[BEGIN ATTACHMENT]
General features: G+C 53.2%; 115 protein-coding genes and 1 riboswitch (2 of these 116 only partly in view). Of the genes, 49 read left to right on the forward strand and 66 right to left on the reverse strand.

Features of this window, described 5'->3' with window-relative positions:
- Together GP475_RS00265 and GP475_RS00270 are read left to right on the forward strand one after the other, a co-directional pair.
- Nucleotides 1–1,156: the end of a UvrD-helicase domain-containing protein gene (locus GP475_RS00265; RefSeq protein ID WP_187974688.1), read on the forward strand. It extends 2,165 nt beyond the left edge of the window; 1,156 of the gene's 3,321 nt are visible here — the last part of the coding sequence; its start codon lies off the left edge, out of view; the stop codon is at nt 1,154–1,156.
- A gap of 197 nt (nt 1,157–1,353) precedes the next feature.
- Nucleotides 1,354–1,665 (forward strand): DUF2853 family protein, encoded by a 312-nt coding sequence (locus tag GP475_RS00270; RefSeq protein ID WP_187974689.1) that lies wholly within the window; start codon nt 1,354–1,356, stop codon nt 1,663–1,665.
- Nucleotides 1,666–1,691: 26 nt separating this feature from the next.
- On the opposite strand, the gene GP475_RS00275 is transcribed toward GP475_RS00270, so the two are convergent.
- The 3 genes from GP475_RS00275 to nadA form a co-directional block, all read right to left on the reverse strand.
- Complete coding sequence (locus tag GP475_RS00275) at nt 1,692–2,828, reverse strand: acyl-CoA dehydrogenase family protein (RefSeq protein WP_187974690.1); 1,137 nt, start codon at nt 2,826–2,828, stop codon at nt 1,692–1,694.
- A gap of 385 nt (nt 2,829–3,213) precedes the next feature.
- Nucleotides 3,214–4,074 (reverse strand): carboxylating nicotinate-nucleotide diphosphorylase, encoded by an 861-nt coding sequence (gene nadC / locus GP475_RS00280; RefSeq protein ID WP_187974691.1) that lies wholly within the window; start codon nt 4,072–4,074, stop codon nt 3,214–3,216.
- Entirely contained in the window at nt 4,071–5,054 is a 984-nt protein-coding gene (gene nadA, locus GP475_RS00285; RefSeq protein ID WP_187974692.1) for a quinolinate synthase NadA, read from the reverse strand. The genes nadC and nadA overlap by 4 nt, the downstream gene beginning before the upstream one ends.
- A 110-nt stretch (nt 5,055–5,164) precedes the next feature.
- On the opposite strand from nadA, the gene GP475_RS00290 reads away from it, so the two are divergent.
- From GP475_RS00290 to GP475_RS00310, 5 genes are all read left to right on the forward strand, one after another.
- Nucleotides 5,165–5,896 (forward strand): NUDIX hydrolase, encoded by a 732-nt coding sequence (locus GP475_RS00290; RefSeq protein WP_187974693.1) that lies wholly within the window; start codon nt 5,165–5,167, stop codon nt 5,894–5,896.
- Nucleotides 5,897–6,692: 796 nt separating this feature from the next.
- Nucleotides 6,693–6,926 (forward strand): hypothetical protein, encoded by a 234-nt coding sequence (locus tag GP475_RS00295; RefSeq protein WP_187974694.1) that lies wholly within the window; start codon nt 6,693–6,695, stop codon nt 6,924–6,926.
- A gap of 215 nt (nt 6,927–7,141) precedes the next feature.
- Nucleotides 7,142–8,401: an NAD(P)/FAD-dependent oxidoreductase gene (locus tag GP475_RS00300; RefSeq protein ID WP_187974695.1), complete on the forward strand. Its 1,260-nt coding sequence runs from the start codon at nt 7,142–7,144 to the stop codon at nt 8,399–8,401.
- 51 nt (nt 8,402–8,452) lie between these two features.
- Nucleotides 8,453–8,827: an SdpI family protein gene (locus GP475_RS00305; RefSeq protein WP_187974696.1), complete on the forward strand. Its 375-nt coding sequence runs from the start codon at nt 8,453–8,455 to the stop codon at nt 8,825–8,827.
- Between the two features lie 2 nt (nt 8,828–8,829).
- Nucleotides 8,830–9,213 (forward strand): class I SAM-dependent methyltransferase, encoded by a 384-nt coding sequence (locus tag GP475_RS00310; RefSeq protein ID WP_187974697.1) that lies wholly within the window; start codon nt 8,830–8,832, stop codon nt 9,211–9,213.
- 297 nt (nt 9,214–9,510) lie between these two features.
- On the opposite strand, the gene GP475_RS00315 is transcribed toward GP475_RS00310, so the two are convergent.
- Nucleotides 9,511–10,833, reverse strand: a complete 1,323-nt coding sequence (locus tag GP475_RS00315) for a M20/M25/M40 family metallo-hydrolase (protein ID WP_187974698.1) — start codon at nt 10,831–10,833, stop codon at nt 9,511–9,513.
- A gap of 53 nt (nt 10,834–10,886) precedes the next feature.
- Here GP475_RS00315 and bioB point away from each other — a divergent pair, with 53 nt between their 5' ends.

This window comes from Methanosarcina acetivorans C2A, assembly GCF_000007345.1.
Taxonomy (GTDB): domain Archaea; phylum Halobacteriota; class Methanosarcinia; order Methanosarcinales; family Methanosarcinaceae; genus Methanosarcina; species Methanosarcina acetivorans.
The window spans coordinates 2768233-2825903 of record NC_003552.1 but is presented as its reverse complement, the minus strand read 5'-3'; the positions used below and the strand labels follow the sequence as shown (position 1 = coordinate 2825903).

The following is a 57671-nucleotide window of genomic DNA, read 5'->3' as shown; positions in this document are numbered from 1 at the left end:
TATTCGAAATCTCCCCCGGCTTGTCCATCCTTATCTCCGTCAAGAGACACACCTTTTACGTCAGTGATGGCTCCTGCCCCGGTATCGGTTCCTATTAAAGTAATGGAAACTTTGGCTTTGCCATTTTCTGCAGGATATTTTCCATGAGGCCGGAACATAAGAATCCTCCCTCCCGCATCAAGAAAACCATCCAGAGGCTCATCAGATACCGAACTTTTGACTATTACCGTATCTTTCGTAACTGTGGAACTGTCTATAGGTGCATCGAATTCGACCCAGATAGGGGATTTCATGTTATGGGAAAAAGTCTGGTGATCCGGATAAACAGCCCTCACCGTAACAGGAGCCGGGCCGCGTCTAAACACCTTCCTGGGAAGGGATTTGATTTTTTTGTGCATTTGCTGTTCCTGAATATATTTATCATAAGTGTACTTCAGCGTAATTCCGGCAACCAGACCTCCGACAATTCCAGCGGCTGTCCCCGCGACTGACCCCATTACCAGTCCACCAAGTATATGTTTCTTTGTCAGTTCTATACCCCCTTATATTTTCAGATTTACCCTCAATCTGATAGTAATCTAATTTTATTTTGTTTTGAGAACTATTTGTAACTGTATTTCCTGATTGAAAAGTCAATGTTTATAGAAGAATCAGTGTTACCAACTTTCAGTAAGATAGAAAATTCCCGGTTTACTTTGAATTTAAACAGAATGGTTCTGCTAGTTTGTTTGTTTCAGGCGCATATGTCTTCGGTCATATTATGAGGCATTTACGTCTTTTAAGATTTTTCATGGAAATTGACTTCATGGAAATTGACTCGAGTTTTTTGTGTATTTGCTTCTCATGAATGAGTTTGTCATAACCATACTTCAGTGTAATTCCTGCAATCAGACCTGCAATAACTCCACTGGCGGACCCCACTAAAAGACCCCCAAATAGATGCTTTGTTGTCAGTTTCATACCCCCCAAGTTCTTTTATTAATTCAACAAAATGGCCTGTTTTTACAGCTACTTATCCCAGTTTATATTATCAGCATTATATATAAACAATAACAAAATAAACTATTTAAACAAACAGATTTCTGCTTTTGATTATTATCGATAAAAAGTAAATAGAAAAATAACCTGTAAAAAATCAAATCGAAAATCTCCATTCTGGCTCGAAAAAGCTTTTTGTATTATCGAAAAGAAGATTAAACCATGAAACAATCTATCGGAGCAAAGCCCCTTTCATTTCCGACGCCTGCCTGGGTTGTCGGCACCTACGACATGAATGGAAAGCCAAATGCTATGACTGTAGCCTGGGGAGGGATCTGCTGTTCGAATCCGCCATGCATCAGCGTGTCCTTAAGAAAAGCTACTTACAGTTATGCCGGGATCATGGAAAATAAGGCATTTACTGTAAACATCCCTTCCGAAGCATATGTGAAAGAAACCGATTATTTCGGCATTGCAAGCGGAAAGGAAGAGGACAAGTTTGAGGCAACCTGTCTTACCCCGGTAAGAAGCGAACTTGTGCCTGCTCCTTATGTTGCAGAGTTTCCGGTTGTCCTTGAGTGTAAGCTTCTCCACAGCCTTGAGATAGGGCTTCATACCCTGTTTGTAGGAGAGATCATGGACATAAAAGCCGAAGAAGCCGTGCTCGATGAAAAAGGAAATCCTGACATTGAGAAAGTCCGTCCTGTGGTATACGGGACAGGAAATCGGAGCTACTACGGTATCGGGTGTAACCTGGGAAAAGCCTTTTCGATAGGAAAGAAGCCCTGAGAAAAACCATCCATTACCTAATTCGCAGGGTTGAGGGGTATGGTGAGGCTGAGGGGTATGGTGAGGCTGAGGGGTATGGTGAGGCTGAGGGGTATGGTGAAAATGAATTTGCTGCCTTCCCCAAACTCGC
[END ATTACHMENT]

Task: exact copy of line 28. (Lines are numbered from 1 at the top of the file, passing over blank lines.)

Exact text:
- Nucleotides 9,511–10,833, reverse strand: a complete 1,323-nt coding sequence (locus tag GP475_RS00315) for a M20/M25/M40 family metallo-hydrolase (protein ID WP_187974698.1) — start codon at nt 10,831–10,833, stop codon at nt 9,511–9,513.